A more sustainable home

We have been thinking about steps to make our house more sustainable. We live with 4 people on 133 m2, and as the house was built in 2002 it is fairly well insulated. It has mechanical ventilation and the roof potential for solar PV has been fully utilized with 16 solar panels (270 Wp) producing an estimated 3672 kWh/yr. Energy used for heating and hot water is supplied by a district heating system and below average (around 28 GJ/yr). We are unhopeful about the prospects and speed for a more sustainable district heating system in the neighbourhood.

In 2007 the living room on the first floor was extended into the garden, which is on the south side. The extension has a flat roof. The rear façade has large windows, particularly on the first floor (estimated 8m2). As a result, the living room can become very warm during summer, and this will likely become worse in the future.

Figure 1   Front, side and rear facades

There are several measures left for making the house more sustainable.

  • Energy savings – The house has fairly good thermal insulation, and we assume that we can save another 5% on electricity for lighting and appliances (down from 3400 kWh today). Furthermore, energy could be reduced by closing cracks and a better insulated front door (estimated reduction 10%), triple glazing (10 – 20%), infrared instead of regular heating in the bathroom (0 – 5%)
  • Heat recovery – Recovering heat from the ventilation system would imply replacing our system C ventilation with a system D. This could potentially reduce heat demand by 90%. However, it would be a costly system (investment 3-6kE), as it would require a tube network throughout the house, and therefore unattractive. A more interesting option would be to recover shower heat and reduce the demand for hot water by an estimated 10%. This would be definitely worth the investment when renovating the bathroom.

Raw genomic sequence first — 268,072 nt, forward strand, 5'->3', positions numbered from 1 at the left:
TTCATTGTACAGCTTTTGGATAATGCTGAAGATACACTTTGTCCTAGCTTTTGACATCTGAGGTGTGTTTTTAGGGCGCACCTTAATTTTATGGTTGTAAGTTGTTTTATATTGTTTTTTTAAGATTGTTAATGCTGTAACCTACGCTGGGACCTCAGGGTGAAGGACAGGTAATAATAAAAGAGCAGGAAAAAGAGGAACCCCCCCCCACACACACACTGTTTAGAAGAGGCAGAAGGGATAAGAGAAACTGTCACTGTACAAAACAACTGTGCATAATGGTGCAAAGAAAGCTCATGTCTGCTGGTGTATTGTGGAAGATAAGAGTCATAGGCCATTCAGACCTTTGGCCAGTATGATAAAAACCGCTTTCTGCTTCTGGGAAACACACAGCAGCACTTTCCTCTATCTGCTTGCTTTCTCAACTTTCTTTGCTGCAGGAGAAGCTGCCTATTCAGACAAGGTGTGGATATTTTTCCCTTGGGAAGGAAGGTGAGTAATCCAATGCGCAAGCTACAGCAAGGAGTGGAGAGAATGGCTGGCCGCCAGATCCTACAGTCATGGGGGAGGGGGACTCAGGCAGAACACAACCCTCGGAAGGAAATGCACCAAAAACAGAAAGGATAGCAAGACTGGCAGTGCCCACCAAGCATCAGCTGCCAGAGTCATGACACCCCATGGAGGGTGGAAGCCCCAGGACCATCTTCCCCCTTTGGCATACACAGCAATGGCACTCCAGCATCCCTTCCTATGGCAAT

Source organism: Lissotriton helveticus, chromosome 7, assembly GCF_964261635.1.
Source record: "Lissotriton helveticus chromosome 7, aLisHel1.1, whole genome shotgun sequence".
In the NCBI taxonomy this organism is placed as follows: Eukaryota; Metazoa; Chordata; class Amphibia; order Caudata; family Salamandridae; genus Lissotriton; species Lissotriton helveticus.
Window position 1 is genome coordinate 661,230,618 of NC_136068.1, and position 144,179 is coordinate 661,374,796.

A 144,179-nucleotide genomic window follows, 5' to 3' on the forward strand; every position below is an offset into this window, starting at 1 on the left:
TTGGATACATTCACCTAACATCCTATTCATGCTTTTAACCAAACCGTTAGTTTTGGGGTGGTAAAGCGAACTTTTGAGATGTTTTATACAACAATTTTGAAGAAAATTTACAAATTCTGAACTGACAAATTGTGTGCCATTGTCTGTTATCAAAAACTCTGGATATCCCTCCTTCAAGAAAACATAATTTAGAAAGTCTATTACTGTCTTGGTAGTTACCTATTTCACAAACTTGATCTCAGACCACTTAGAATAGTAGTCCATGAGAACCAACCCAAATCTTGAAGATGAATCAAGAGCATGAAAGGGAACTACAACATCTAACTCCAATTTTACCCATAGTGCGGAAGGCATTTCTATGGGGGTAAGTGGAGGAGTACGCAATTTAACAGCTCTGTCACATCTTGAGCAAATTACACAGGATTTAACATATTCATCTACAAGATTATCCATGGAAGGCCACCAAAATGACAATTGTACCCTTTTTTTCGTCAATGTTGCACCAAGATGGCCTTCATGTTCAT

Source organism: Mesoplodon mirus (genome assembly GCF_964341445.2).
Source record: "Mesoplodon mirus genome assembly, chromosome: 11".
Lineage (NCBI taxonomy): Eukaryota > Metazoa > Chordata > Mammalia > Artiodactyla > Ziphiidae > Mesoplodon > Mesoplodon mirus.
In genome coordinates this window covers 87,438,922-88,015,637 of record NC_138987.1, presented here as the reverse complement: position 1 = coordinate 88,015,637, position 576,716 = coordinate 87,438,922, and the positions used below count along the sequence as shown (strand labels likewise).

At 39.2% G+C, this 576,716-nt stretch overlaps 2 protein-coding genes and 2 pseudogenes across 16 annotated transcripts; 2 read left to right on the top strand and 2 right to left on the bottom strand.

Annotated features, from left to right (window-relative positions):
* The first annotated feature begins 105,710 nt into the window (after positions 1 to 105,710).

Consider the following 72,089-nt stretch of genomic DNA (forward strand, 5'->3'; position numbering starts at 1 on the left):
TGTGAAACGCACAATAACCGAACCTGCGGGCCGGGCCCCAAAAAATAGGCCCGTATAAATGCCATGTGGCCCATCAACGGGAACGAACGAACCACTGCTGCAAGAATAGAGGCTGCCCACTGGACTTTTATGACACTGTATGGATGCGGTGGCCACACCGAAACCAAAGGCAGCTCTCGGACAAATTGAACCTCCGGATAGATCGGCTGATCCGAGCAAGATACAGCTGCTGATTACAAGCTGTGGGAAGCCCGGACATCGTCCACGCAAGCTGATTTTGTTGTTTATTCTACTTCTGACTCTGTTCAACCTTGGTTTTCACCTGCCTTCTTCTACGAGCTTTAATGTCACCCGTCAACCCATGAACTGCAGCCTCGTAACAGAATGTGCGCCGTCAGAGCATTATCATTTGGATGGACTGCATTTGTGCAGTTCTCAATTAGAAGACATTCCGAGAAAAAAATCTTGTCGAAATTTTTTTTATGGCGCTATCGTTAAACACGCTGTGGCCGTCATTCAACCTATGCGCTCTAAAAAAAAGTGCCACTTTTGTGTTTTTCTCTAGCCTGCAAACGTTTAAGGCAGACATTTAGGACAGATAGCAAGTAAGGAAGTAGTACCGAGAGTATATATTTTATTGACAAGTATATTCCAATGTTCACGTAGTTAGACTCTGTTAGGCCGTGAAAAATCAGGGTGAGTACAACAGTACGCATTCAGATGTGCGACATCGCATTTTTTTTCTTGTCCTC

• Heat pump – In particular air-water heat pumps have become very popular in recent years. Yet a borehole thermal energy system would bring advantage of lower noise levels and some cooling during hot summers. Inner unit could be placed in the attic, above the stairs (see figure). Adjustments will be needed to fit in the tubes alongside the stairs. Ideally, boreholes would be placed in the front yard (feasibility to be assessed). Installing such a system would cancel our heat demand from the district heating system (currently 1600 euro/yr for 28 GJ but likely increasing in the future). However, it would require an additional electricity consumption of 4560 kWh/yr and an annual electricity bill of around 1000 euros (see table). The heat pump would thus imply a saving of around 600 euro per year, which is modest compared to the 15 kE investment for a borehole system.

It seems however that this year (2021) a larger ventilation pump will become available on the market, which would recover heat from the mechanical ventilation and should be particularly suited for our house. Regrettably, this would not offer the opportunity to cool our house some degrees during summer, but it will be worth finding out more.

Table 1. Calculation electricity use heat pump for a 2002 house without recovery ventilation and 100% coverage of heat demand. Input data have been taken from www.warmtepomp-weetjes.nl.

Figure 2 Sketch of an integrated energy design of our house

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